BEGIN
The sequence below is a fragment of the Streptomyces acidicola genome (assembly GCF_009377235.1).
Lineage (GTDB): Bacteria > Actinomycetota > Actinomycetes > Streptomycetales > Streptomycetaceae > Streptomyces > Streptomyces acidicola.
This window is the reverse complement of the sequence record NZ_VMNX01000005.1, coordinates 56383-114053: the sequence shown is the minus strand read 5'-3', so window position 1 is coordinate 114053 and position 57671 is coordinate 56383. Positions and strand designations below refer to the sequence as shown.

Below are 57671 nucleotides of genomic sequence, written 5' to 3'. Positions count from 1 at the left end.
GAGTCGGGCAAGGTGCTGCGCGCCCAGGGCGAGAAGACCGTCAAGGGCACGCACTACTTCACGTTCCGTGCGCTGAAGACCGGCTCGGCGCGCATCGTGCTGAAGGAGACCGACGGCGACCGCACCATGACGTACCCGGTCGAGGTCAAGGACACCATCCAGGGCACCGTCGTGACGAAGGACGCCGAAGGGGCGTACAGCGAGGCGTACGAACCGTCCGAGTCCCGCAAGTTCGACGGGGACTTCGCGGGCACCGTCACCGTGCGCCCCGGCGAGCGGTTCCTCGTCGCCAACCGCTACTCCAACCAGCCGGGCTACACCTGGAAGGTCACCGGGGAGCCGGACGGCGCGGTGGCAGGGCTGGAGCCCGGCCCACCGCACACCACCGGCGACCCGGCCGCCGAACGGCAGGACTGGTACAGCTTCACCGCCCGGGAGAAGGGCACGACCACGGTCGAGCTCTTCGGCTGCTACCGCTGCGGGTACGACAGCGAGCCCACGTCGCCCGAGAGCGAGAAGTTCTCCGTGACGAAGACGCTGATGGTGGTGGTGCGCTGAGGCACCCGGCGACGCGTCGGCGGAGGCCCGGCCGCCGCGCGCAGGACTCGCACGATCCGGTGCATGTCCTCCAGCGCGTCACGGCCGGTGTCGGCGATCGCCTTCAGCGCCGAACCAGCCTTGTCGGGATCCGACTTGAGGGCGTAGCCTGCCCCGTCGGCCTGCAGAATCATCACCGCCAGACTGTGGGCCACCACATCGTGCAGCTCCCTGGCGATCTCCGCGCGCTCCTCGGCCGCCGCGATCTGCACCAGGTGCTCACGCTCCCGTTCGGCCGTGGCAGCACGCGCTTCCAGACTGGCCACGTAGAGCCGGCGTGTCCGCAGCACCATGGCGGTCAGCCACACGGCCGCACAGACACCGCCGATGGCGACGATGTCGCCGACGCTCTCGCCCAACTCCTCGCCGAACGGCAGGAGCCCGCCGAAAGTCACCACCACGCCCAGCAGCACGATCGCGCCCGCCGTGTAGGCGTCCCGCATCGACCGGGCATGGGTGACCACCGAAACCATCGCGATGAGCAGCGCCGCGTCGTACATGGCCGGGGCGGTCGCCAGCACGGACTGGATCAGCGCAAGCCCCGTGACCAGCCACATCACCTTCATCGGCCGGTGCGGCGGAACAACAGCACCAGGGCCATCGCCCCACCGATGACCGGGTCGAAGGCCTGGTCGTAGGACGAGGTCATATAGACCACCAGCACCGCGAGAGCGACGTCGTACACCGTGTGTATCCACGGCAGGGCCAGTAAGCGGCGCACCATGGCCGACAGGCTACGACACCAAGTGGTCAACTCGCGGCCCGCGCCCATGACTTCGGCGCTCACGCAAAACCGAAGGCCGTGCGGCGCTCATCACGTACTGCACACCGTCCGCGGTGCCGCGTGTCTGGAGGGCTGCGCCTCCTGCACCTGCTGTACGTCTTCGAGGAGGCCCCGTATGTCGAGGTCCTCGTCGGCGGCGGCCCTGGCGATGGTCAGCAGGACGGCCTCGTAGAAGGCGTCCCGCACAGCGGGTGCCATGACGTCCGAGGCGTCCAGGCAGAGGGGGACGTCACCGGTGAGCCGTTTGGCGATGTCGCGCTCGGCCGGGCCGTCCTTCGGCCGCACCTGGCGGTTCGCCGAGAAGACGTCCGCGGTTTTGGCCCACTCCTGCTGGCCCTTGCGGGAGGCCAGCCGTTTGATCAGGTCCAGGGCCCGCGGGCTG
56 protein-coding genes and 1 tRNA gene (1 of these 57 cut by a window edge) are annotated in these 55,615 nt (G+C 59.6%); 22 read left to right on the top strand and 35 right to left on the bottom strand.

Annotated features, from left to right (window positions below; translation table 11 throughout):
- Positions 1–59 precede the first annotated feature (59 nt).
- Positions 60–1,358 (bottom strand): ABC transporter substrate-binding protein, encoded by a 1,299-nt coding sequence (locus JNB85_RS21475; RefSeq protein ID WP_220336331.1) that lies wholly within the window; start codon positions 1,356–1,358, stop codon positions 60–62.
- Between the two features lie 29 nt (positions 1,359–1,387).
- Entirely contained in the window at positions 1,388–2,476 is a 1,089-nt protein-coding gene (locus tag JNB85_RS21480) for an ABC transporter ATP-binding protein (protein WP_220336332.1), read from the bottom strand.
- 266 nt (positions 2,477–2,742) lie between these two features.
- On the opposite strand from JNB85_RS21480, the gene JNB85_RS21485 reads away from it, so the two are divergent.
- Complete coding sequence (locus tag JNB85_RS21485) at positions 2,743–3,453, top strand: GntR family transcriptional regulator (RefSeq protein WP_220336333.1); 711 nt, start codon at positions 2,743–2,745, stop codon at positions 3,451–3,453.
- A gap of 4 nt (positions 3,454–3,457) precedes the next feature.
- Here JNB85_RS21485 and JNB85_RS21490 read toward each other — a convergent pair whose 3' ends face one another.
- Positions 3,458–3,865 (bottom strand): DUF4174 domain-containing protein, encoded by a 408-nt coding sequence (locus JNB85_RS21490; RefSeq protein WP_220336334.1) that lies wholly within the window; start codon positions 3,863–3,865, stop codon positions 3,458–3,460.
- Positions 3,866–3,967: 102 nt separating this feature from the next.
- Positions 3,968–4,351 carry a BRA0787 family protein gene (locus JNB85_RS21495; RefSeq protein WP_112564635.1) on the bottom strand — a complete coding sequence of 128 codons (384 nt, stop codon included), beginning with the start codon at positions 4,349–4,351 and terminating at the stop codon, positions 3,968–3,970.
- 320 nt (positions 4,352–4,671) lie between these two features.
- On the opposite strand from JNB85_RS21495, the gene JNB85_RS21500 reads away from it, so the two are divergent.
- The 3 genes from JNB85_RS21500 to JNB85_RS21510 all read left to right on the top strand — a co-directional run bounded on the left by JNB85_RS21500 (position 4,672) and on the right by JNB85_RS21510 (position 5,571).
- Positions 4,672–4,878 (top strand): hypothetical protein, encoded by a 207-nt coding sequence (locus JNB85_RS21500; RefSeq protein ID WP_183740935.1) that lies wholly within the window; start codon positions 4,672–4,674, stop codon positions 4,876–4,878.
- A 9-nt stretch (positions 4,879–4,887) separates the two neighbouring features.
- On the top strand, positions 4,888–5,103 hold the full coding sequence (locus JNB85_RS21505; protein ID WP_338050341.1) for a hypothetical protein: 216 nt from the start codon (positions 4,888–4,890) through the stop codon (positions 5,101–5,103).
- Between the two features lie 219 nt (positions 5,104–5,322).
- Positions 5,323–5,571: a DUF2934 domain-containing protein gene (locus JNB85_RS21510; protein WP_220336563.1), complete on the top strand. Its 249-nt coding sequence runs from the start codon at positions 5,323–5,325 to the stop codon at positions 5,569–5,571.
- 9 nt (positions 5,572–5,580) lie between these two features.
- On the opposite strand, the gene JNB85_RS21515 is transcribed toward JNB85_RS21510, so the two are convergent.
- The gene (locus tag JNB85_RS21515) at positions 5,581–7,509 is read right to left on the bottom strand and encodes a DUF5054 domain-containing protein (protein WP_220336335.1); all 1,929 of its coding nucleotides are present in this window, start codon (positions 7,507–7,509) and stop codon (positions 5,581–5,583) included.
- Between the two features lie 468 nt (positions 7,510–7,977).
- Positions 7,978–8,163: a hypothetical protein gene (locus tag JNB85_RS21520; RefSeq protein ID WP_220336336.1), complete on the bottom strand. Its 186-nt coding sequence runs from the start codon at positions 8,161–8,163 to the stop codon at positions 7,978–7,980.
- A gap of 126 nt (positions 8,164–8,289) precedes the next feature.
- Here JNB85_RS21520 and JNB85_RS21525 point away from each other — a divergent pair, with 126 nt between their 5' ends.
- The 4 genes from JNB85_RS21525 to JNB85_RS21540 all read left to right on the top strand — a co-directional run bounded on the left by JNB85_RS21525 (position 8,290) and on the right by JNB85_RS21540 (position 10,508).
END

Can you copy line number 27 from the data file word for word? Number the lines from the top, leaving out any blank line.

- Positions 5,323–5,571: a DUF2934 domain-containing protein gene (locus JNB85_RS21510; protein WP_220336563.1), complete on the top strand. Its 249-nt coding sequence runs from the start codon at positions 5,323–5,325 to the stop codon at positions 5,569–5,571.